James McAvoy Trance

James McAvoy Trance


Cast: James McAvoy, Vincent Cassel, Rosario Dawson
Director: Danny Boyle
Genre: Psychological Action Thriller

Synopsis: Simon (James McAvoy), a fine art auctioneer, teams up with a criminal gang to steal a work of art worth millions of dollars, but after suffering a blow to the head during the heist he wakes to discover that he has no memory of where he has hidden the painting. When physical threats and torture fail to produce answers, the gang's leader Franck (Vincent Cassel) hires hypnotherapist Elizabeth Lamb (Rosario Dawson) to delve into the darkest recesses of Simon's psyche. As she digs deeper into his broken subconscious, the stakes become much higher and the boundaries between desire, reality and hypnotic suggestion begin to blur and disappear.

Release Date
: April 4th, 2013

The Backstory

"After Slumdog Millionaire, the producer Christian Colson and I were looking for new work to do together and I told him there were a couple of ideas I'd always been drawn to: the Aron Ralston story - which became 127 Hours - and this mad thriller called Trance" says director Danny Boyle.

"It always felt like perfect material for the writer John Hodge who I'd worked with on Trainspotting and Shallow Grave. Christian Colson was able to sort out the rights and we brought in John Hodge to work on the screenplay while we made 127 Hours".

"It was clear to me," says John Hodge, "that Danny Boyle's ambition for the film was to take the story into the extremes of human behaviour through these three characters - characters who demonstrate extremes of desire, extremes of violent behaviour, a desperate self-preservation and greed. All of us who work with Danny Boyle know that he wants to push ideas as far as they will go and that's exciting for a writer."

Avoiding the detached, taciturn air of many classic noir thrillers, Danny Boyle was keen to introduce what he refers to as "an emotional charge" to the film and to modernise and refresh traditional ideas of the 'femme fatale'. Although the film begins ostensibly as a heist movie, it quickly morphs into something trippier, more fluid and less reliable.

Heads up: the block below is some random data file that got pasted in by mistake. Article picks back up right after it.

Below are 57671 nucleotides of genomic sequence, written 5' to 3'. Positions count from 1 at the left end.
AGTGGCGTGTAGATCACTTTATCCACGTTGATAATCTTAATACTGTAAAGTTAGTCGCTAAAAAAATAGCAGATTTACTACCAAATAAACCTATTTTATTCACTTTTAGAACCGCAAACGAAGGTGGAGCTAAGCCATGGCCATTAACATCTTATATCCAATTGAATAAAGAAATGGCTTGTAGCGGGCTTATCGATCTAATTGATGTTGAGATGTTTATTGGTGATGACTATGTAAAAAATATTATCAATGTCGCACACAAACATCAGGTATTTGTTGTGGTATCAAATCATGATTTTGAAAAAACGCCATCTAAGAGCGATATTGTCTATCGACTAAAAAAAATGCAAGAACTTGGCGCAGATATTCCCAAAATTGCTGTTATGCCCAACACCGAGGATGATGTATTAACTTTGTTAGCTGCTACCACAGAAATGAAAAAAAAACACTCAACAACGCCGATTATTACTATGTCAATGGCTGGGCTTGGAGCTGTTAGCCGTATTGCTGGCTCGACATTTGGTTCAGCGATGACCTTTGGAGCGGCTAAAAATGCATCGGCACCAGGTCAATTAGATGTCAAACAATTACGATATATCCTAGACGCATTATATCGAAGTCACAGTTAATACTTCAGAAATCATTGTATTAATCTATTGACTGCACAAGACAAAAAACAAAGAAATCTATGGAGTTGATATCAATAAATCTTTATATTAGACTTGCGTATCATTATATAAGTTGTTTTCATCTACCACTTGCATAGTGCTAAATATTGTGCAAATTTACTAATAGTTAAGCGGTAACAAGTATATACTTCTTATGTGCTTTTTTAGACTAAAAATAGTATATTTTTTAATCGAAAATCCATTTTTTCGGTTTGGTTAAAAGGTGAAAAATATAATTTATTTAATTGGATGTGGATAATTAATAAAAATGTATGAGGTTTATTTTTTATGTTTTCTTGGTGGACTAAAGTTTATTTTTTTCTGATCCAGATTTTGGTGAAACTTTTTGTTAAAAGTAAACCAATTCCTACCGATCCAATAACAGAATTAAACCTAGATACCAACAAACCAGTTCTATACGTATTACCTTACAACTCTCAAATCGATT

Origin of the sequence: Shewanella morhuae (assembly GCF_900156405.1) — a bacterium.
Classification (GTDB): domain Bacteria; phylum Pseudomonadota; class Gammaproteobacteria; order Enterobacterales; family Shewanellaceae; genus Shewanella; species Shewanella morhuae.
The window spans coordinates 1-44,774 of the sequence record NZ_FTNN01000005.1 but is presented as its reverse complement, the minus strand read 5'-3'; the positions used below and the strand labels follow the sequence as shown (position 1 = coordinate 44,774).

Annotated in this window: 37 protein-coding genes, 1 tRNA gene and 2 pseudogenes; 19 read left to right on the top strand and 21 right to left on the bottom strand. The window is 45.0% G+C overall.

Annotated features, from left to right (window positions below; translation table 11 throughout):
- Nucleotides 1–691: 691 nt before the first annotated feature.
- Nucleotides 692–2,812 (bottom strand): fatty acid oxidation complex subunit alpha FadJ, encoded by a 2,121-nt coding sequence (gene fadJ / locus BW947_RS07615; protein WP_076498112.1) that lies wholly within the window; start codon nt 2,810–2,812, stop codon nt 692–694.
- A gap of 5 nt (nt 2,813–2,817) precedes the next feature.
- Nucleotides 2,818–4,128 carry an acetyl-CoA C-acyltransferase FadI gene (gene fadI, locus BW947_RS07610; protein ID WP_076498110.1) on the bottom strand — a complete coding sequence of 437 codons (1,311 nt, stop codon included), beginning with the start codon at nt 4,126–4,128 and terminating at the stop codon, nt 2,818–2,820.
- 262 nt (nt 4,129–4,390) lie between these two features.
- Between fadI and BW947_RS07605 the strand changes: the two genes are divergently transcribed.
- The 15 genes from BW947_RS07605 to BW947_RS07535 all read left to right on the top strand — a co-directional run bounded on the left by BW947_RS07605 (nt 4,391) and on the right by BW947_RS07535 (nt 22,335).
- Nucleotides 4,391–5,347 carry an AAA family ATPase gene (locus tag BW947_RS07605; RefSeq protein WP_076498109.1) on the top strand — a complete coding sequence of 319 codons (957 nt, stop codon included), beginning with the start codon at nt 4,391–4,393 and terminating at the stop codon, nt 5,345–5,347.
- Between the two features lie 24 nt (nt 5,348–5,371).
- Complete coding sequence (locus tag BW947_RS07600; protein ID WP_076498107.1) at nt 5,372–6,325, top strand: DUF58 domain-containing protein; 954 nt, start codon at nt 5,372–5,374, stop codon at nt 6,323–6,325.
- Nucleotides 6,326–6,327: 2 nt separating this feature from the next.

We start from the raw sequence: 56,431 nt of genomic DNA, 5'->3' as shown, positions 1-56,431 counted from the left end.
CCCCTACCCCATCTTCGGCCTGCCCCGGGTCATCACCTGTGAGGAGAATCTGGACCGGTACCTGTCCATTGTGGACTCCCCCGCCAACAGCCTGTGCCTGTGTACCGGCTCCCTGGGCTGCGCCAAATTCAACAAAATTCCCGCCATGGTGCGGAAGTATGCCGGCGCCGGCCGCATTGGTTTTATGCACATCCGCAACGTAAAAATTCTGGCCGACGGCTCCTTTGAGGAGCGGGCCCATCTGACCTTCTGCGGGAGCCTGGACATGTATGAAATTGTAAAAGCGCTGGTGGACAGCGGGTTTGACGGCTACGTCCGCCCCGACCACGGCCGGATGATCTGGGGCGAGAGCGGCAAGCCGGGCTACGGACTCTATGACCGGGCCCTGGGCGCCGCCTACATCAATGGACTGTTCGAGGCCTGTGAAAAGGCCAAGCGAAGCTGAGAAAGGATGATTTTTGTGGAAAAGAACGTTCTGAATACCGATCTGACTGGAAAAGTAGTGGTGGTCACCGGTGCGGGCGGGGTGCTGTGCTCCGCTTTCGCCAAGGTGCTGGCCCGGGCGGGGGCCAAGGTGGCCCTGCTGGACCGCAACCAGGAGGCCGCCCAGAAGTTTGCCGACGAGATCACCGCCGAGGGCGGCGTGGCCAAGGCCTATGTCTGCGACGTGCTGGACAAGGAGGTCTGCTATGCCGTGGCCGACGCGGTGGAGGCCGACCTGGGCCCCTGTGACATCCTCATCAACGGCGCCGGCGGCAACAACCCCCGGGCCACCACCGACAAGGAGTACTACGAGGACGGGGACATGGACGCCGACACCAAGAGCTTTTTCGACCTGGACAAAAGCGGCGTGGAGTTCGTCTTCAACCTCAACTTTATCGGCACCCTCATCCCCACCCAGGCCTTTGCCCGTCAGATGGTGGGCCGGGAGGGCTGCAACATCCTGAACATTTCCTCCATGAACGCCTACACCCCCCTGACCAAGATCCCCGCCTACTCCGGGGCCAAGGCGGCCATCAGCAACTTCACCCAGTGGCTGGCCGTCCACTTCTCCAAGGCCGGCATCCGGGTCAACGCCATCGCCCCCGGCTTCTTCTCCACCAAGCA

"I wanted to try and update the noir idea, but I didn't want to make something that was very referential or indeed looked like one really. I wanted to occupy that world but actually do it in a modern context," he says. "When I say update it, I also mean emotionally. There's nothing to fall back on, there are no systems, there's no chain of command, and there are no relatives, or support structures for any of the characters," says Danny Boyle. "They're all just on their own. It's why these kinds of films are always linked to crime, because they're always about you operating on your own, outside the law".

"What we wanted to do was to have a kind of constant uncertainty for the characters as to what the truth was," says John Hodge. "The three characters have to rely almost exclusively on what the others are saying or doing in order to figure out what's going on. And of course, pretty much everything that the others say or do is either a lie or a manipulation or unreliable in some way. So, the protagonists are trapped in a puzzle of their own making. The challenge for them - and the fun for the audience - is to try and solve that puzzle'.

Between 2009 and 2011 Danny Boyle, John Hodge and Christian Colson put the screenplay through an intensive development process. By the summer of 2011 financing was in place through Fox Searchlight and Pathé, and the team was ready to approach actors.

The Actors

"It's got three stonking good parts in it, you know, and that's always nice in a film," Danny Boyle says. "I remember that from Shallow Grave, one of the films I did with John Hodge; three stonking good parts where they battle for who's at the centre of the film. That triangle is a lovely dynamic to have in place as you can play with the question of which character the story belongs too. The film certainly starts as Simon's story but by the end it has become more Franck's - and Elizabeth exerts a strong gravitational pull of her own of course'.

James McAvoy (Simon)